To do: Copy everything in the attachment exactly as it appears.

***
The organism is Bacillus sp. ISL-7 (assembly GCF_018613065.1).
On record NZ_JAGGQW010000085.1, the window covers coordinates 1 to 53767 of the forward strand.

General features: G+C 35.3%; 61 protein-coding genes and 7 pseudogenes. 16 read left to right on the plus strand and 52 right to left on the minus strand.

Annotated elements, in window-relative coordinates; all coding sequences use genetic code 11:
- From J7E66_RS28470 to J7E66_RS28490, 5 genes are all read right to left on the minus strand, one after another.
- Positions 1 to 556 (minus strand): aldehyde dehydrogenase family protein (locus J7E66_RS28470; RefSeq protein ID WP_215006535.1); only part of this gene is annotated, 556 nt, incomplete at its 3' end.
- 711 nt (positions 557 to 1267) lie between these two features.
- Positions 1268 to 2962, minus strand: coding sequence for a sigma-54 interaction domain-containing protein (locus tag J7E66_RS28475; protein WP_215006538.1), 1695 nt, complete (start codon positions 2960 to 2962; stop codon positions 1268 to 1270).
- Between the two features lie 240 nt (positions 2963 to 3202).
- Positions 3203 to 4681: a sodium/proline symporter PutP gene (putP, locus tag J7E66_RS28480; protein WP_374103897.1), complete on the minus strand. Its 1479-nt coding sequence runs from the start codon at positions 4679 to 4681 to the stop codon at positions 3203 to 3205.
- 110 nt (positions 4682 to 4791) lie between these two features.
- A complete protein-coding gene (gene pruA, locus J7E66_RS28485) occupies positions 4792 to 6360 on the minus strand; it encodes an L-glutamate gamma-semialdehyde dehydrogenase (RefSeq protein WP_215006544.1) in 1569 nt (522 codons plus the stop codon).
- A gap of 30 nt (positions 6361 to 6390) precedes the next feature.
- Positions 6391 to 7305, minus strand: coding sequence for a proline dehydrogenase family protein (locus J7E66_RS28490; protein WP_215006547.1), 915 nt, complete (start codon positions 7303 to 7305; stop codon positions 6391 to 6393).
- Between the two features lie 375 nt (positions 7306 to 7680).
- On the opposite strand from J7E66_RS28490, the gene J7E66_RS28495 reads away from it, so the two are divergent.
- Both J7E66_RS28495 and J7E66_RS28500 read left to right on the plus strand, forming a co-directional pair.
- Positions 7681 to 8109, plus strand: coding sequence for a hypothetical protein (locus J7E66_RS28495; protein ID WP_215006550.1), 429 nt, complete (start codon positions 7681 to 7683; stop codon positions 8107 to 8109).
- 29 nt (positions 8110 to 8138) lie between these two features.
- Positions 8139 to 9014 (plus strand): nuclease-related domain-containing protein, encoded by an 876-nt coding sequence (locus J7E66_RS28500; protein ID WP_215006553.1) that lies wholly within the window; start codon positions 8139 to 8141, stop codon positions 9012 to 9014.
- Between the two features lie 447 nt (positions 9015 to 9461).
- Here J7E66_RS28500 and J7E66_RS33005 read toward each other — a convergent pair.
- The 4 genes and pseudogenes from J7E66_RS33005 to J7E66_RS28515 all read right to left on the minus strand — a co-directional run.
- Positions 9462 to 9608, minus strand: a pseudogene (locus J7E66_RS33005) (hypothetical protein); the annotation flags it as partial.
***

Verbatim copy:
The organism is Bacillus sp. ISL-7 (assembly GCF_018613065.1).
On record NZ_JAGGQW010000085.1, the window covers coordinates 1 to 53767 of the forward strand.

General features: G+C 35.3%; 61 protein-coding genes and 7 pseudogenes. 16 read left to right on the plus strand and 52 right to left on the minus strand.

Annotated elements, in window-relative coordinates; all coding sequences use genetic code 11:
- From J7E66_RS28470 to J7E66_RS28490, 5 genes are all read right to left on the minus strand, one after another.
- Positions 1 to 556 (minus strand): aldehyde dehydrogenase family protein (locus J7E66_RS28470; RefSeq protein ID WP_215006535.1); only part of this gene is annotated, 556 nt, incomplete at its 3' end.
- 711 nt (positions 557 to 1267) lie between these two features.
- Positions 1268 to 2962, minus strand: coding sequence for a sigma-54 interaction domain-containing protein (locus tag J7E66_RS28475; protein WP_215006538.1), 1695 nt, complete (start codon positions 2960 to 2962; stop codon positions 1268 to 1270).
- Between the two features lie 240 nt (positions 2963 to 3202).
- Positions 3203 to 4681: a sodium/proline symporter PutP gene (putP, locus tag J7E66_RS28480; protein WP_374103897.1), complete on the minus strand. Its 1479-nt coding sequence runs from the start codon at positions 4679 to 4681 to the stop codon at positions 3203 to 3205.
- 110 nt (positions 4682 to 4791) lie between these two features.
- A complete protein-coding gene (gene pruA, locus J7E66_RS28485) occupies positions 4792 to 6360 on the minus strand; it encodes an L-glutamate gamma-semialdehyde dehydrogenase (RefSeq protein WP_215006544.1) in 1569 nt (522 codons plus the stop codon).
- A gap of 30 nt (positions 6361 to 6390) precedes the next feature.
- Positions 6391 to 7305, minus strand: coding sequence for a proline dehydrogenase family protein (locus J7E66_RS28490; protein WP_215006547.1), 915 nt, complete (start codon positions 7303 to 7305; stop codon positions 6391 to 6393).
- Between the two features lie 375 nt (positions 7306 to 7680).
- On the opposite strand from J7E66_RS28490, the gene J7E66_RS28495 reads away from it, so the two are divergent.
- Both J7E66_RS28495 and J7E66_RS28500 read left to right on the plus strand, forming a co-directional pair.
- Positions 7681 to 8109, plus strand: coding sequence for a hypothetical protein (locus J7E66_RS28495; protein ID WP_215006550.1), 429 nt, complete (start codon positions 7681 to 7683; stop codon positions 8107 to 8109).
- 29 nt (positions 8110 to 8138) lie between these two features.
- Positions 8139 to 9014 (plus strand): nuclease-related domain-containing protein, encoded by an 876-nt coding sequence (locus J7E66_RS28500; protein ID WP_215006553.1) that lies wholly within the window; start codon positions 8139 to 8141, stop codon positions 9012 to 9014.
- Between the two features lie 447 nt (positions 9015 to 9461).
- Here J7E66_RS28500 and J7E66_RS33005 read toward each other — a convergent pair.
- The 4 genes and pseudogenes from J7E66_RS33005 to J7E66_RS28515 all read right to left on the minus strand — a co-directional run.
- Positions 9462 to 9608, minus strand: a pseudogene (locus J7E66_RS33005) (hypothetical protein); the annotation flags it as partial.